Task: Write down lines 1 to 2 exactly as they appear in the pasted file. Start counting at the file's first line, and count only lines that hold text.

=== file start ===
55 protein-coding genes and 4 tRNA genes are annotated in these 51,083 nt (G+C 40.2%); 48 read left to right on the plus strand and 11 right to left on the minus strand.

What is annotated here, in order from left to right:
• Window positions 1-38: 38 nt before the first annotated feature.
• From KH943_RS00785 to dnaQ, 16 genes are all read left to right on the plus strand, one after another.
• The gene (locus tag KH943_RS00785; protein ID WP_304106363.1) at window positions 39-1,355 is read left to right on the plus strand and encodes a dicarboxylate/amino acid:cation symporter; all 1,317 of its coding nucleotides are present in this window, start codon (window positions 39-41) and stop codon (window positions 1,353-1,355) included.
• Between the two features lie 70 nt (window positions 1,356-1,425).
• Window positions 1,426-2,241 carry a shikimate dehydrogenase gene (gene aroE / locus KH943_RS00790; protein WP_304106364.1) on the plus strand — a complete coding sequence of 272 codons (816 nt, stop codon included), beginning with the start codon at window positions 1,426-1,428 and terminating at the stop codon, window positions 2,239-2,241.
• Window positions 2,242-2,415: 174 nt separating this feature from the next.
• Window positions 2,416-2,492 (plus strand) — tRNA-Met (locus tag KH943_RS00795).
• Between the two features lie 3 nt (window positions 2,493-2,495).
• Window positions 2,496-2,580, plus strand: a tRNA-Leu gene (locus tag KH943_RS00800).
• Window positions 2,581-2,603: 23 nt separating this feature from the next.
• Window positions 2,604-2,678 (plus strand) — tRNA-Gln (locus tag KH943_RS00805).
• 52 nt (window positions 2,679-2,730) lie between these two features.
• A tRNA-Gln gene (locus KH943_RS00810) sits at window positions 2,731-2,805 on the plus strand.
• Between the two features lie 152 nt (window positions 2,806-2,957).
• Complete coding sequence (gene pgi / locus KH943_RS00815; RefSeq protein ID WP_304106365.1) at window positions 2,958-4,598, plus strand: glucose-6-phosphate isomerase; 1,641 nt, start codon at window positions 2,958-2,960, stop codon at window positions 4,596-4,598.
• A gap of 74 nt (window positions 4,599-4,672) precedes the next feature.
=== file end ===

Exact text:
55 protein-coding genes and 4 tRNA genes are annotated in these 51,083 nt (G+C 40.2%); 48 read left to right on the plus strand and 11 right to left on the minus strand.

What is annotated here, in order from left to right: